Attacks on the Wealthy
Attempts to Cripple Tax Havens
March 4, 2000
The Clinton administration plans to ask Congress for broad new powers for what they claim is to combat money laundering by drug kingpins. Those powers include the authority to ban financial transactions between United States banks or brokerage houses and off-shore financial centers, administration officials have announced.
Under the thin guise of attempting to make it hard for drug traffickers to funnel their profits through American banks, the Clinton administration is asking for vast new powers in their continuing concerted attack upon wealthy Americans who shelter much their wealth in offshore tax havens. The proposed laws would allow the Treasury Department to ban transactions between US financial institutions and individual foreign banks or even entire foreign countries. The claim that it is to fight criminal money laundering is a flimsy excuse, at best. Since professional money launderers can easily route their illegally obtained funds through any combination of tax haven and non-tax haven nations prior to transfer into the US, this proposed legislation is clearly aimed at punishing those countries that refuse to open their banking records to the US Internal Revenue Service.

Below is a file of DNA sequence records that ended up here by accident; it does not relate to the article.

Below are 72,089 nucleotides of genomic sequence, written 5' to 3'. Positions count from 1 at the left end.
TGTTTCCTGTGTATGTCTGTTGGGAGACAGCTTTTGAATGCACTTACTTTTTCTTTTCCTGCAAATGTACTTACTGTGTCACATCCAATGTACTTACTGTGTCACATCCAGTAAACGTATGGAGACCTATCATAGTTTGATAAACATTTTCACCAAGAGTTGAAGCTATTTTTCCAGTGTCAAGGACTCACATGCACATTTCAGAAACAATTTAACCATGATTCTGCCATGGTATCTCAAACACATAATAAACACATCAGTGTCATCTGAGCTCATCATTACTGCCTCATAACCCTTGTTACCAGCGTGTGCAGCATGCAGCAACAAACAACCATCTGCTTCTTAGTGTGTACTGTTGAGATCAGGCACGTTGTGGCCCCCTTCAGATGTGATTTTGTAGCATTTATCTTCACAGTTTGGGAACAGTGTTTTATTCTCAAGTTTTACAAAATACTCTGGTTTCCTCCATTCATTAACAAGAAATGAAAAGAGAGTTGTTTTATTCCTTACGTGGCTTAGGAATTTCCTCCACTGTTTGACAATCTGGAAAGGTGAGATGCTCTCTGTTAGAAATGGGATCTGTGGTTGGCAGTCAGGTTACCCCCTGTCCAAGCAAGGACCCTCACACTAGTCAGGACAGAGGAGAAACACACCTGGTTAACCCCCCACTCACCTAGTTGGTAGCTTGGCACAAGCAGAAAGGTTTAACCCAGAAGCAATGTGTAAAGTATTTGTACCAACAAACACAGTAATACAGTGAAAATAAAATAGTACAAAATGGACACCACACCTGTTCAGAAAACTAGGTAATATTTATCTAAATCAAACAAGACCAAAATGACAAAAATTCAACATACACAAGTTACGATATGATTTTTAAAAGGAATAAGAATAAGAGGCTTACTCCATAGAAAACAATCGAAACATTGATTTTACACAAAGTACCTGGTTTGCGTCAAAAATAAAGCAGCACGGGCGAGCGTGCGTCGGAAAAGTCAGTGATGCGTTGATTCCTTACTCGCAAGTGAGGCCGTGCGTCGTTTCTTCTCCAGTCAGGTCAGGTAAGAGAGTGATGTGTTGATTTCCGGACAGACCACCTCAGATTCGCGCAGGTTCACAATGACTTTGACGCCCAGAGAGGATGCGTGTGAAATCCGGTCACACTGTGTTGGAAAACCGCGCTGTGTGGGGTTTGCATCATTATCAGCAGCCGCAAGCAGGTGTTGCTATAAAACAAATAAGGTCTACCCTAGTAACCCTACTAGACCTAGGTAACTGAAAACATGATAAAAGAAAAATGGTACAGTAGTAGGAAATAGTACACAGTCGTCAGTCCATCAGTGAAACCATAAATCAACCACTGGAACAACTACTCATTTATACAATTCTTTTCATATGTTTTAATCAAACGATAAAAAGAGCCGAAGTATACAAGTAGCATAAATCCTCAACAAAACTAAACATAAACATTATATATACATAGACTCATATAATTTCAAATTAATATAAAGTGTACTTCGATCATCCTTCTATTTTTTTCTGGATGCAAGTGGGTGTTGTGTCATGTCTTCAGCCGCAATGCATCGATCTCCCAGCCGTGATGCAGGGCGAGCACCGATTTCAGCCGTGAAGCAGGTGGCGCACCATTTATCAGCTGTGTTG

But, just like the Health Insurance Portability Act of 1996 (26 USC 877(a)(1)), that seeks to tax the income of expatriate Americans for ten years after they renounce citizenship and the Immigration and Nationality Act (INA) of 1996, (8 USC 1182(a)(10)(E)), that prohibits these so-called taxpatriates from ever returning to the US for any reason, both of which are individually responsible for the exodus of BILLIONS of DOLLARS of investment capital (see Tick-Tick-Tick - The Economy Bomb), this legislation too, promises to drive even more investment dollars and the jobs they represent out of the United States. History has shown repeatedly, that as countries make it more difficult for investors to legally transfer money offshore, more and more wealthy law abiding citizens, justly fearing that the day is fast approaching when they will become economic prisoners of their own government, decide to move the majority of their wealth out of the jurisdiction of that repressive government. As far back as Nazi Germany and through many other repressive regimes up to recently tightened banking laws in certain Pacific Rim countries, we have seen that scenario repeated. The more difficult the government makes it to take money out of the country, the more wealth actually leaves the country. That is exactly the effect that we are seeing as a result of the attempted tightening of US laws concerning offshore investment.
Although information from tax haven countries is very scarce, the little information that is getting out now indicates that the number of expatriate Americans that are applying for citizenship or permanent residence in certain popular tax haven countries more than doubled in the two years following the passage of the previously mentioned acts. Keep in mind that the vast majority of expatriates are wealthy. When they leave, it is the remaining less affluent taxpayers who have to make up the difference in those lost taxes, not to mention the jobs that are lost to other countries.